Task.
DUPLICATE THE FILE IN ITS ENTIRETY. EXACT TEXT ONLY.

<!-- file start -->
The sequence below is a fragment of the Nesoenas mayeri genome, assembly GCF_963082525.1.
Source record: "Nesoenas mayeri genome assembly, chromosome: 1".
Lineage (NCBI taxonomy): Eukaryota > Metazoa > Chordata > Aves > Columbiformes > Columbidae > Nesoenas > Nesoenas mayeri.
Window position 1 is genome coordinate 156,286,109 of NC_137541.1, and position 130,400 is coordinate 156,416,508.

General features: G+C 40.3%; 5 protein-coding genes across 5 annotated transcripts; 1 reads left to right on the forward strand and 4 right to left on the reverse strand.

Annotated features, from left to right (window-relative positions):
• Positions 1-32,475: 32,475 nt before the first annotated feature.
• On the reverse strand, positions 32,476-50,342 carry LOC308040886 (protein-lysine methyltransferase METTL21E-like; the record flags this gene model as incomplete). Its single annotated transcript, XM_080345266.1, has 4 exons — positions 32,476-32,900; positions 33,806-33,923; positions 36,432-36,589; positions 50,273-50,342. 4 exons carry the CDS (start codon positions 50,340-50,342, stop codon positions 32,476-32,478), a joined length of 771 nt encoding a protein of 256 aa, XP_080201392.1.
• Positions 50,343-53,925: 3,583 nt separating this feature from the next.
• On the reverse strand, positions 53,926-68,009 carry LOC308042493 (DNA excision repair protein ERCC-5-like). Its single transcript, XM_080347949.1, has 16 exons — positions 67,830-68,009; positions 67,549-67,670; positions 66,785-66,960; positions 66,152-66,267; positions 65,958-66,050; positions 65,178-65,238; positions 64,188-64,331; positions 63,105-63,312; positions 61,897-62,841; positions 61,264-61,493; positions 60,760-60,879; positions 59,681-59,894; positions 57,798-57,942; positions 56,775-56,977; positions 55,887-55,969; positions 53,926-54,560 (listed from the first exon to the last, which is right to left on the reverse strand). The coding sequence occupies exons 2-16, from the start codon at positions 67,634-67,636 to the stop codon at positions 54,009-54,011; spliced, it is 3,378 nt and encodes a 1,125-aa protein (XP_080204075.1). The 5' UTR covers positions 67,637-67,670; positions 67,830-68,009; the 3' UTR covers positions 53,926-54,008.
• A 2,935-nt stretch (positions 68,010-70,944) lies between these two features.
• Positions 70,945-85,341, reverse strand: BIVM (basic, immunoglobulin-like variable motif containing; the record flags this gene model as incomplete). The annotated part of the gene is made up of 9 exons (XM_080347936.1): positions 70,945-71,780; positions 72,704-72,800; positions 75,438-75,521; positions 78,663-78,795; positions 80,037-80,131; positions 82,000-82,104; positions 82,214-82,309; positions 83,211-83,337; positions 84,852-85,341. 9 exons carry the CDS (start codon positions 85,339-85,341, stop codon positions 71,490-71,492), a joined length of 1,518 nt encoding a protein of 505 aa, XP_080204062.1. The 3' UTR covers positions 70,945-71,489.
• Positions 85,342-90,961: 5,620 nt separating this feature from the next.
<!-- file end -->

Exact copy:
The sequence below is a fragment of the Nesoenas mayeri genome, assembly GCF_963082525.1.
Source record: "Nesoenas mayeri genome assembly, chromosome: 1".
Lineage (NCBI taxonomy): Eukaryota > Metazoa > Chordata > Aves > Columbiformes > Columbidae > Nesoenas > Nesoenas mayeri.
Window position 1 is genome coordinate 156,286,109 of NC_137541.1, and position 130,400 is coordinate 156,416,508.

General features: G+C 40.3%; 5 protein-coding genes across 5 annotated transcripts; 1 reads left to right on the forward strand and 4 right to left on the reverse strand.

Annotated features, from left to right (window-relative positions):
• Positions 1-32,475: 32,475 nt before the first annotated feature.
• On the reverse strand, positions 32,476-50,342 carry LOC308040886 (protein-lysine methyltransferase METTL21E-like; the record flags this gene model as incomplete). Its single annotated transcript, XM_080345266.1, has 4 exons — positions 32,476-32,900; positions 33,806-33,923; positions 36,432-36,589; positions 50,273-50,342. 4 exons carry the CDS (start codon positions 50,340-50,342, stop codon positions 32,476-32,478), a joined length of 771 nt encoding a protein of 256 aa, XP_080201392.1.
• Positions 50,343-53,925: 3,583 nt separating this feature from the next.
• On the reverse strand, positions 53,926-68,009 carry LOC308042493 (DNA excision repair protein ERCC-5-like). Its single transcript, XM_080347949.1, has 16 exons — positions 67,830-68,009; positions 67,549-67,670; positions 66,785-66,960; positions 66,152-66,267; positions 65,958-66,050; positions 65,178-65,238; positions 64,188-64,331; positions 63,105-63,312; positions 61,897-62,841; positions 61,264-61,493; positions 60,760-60,879; positions 59,681-59,894; positions 57,798-57,942; positions 56,775-56,977; positions 55,887-55,969; positions 53,926-54,560 (listed from the first exon to the last, which is right to left on the reverse strand). The coding sequence occupies exons 2-16, from the start codon at positions 67,634-67,636 to the stop codon at positions 54,009-54,011; spliced, it is 3,378 nt and encodes a 1,125-aa protein (XP_080204075.1). The 5' UTR covers positions 67,637-67,670; positions 67,830-68,009; the 3' UTR covers positions 53,926-54,008.
• A 2,935-nt stretch (positions 68,010-70,944) lies between these two features.
• Positions 70,945-85,341, reverse strand: BIVM (basic, immunoglobulin-like variable motif containing; the record flags this gene model as incomplete). The annotated part of the gene is made up of 9 exons (XM_080347936.1): positions 70,945-71,780; positions 72,704-72,800; positions 75,438-75,521; positions 78,663-78,795; positions 80,037-80,131; positions 82,000-82,104; positions 82,214-82,309; positions 83,211-83,337; positions 84,852-85,341. 9 exons carry the CDS (start codon positions 85,339-85,341, stop codon positions 71,490-71,492), a joined length of 1,518 nt encoding a protein of 505 aa, XP_080204062.1. The 3' UTR covers positions 70,945-71,489.
• Positions 85,342-90,961: 5,620 nt separating this feature from the next.